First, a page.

>
> This is the basis for draft-lear-opsawg-mud-sbom-00.txt that Scott
> Rose from NIST and I put together, and would like to present at
> opsawg.  The goal of that draft is simply a means o discovery to
> determine how to retrieve an SBOM.  An example of how one would use
> this extension for an on-the-box approach in its simplest form would
> be that the manufacturer advertises a RESTful interface at
> /.well-known/sbom and returns its favorite format (let’s say SPDX).
> The back end interface could be as simple as ‘cat
> /var/lib/dkpg/installed’ or perhaps a bit more complex using a more secure interface to retrieve a signed manifest.
>
> Anyway, I provide this information mostly without fully understanding
> the context here, but it seems relevant, given the line of discussion.
>   NTIA project information can be found at
> https://www.ntia.doc.gov/SoftwareTransparency.
>
> Eliot
>
>
>
>     On 6 Jun 2020, at 10:19, Hannes Tschofenig
>     <Hannes.Tschofenig@arm.com <mailto:Hannes.Tschofenig@arm.com>> wrote:
>
>     I think the BOM terminology is misleading because hardware is not
>     software. The bill of material to produce an IoT product typically
>     does not change (unless you desolder parts) while the software and
>     configuration will regularly change.
>
>     Leaving that aside, I believe someone active in COSWID needs to
>     clarify what COSWID does. My understanding was that it documents the
>     software libraries on devices. Whether it would be " libcurl 1.0.2"
>     alone or all the libraries that are used to build "libcurl 1.0.2" is
>     a granularity question that the COSWID specs should / could also
>     answer. That's why I thought it would be useful to have it included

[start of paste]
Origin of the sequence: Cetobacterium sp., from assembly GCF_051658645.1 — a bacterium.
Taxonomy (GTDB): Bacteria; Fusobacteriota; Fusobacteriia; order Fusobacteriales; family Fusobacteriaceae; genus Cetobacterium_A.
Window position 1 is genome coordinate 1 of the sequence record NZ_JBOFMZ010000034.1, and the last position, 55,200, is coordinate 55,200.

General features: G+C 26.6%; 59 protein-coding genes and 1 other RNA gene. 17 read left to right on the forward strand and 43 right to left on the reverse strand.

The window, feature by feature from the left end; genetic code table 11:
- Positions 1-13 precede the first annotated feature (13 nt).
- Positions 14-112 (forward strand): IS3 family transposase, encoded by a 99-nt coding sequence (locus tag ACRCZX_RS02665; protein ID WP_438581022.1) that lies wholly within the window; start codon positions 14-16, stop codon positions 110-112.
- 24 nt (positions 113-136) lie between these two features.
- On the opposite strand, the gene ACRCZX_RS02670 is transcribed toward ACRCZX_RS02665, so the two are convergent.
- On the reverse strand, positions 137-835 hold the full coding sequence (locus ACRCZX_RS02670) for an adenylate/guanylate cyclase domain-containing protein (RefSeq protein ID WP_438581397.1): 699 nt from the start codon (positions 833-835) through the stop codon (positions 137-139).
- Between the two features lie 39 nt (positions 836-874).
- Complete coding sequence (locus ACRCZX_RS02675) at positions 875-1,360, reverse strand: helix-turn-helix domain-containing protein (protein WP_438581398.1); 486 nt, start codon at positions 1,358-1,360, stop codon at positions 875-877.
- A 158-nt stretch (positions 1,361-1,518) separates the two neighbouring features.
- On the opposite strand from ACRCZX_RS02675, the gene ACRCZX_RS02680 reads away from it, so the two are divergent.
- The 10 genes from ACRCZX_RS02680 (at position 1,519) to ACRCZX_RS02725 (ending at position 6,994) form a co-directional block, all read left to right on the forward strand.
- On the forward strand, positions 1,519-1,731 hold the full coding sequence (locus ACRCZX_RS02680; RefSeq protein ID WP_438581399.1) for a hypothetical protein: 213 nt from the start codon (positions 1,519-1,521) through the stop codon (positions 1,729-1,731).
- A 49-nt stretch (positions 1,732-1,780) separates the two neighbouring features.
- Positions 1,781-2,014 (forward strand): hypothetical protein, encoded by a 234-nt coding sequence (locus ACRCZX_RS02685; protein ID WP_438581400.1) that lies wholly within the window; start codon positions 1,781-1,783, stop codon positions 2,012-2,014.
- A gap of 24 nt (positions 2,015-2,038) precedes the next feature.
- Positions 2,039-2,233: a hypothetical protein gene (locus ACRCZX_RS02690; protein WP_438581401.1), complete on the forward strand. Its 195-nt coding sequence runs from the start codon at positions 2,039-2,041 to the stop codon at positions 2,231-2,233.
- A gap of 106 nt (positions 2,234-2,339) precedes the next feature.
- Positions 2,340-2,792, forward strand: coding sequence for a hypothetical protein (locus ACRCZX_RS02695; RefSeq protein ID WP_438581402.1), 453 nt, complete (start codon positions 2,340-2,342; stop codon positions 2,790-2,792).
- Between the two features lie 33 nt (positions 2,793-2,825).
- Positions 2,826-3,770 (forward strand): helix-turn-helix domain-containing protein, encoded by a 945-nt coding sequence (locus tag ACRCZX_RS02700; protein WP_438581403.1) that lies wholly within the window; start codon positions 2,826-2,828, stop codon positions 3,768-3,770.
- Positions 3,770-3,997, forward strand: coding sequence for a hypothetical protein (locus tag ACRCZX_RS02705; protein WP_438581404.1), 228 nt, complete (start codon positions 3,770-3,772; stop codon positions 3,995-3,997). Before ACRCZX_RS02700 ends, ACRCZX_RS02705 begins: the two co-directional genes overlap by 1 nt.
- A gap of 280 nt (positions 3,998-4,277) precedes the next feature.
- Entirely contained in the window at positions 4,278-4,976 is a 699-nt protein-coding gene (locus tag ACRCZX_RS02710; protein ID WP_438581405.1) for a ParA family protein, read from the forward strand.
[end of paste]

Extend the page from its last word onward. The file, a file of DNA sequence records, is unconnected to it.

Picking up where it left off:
>     in the manifest (as supplementary information; as a severable field).
>
>     If COSWID does not do this then someone needs to explain to me what
>     purpose it serves.
>
>     Ciao
>     Hannes
>
>     -----Original Message-----
>     From: Michael Richardson <mcr@sandelman.ca <mailto:mcr@sandelman.ca>>
>     Sent: Friday, June 5, 2020 11:38 PM
>     To: Hannes Tschofenig <Hannes.Tschofenig@arm.com
>     <mailto:Hannes.Tschofenig@arm.com>>
>     Cc: Eliot Lear <lear@cisco.com <mailto:lear@cisco.com>>; Dick Brooks
>     <dick@reliableenergyanalytics.com
>     <mailto:dick@reliableenergyanalytics.com>>;suit@ietf.org
>     <mailto:suit@ietf.org>; Saad EL JAOUHARI <saadeljaou@gmail.com
>     <mailto:saadeljaou@gmail.com>>; Henk Birkholz
>     <henk.birkholz@sit.fraunhofer.de
>     <mailto:henk.birkholz@sit.fraunhofer.de>>
>     Subject: Re: [Suit] How are firmware and firmware versions expressed
>     in manifest?
>
>
>     Hannes Tschofenig <Hannes.Tschofenig@arm.com
>     <mailto:Hannes.Tschofenig@arm.com>> wrote:
>
>         FWIW I thought that COSWID would provide information about the
>         software
>         libraries on a device.
>
>
>     No, AFAIK, it just identifies the materials. (i.e. "libcurl
> 1.0.2")
>
>     Assembling them into a BOM requires another process:
>       "curl 1.0.2" contains "libcurl 1.0.2", "curl-main",
>                             "libssl 1.1.1f", "glibc 2.19", "pcre 1.0.2"
>
>     I could mis-understand though.
>
>     --
>     ]               Never tell me the odds!                 | ipv6 mesh
>     networks [
>     ]   Michael Richardson, Sandelman Software Works        |    IoT
>     architect   [
>     ] mcr@sandelman.ca <mailto:mcr@sandelman.ca>
>     http://www.sandelman.ca/        |   ruby on rails    [
>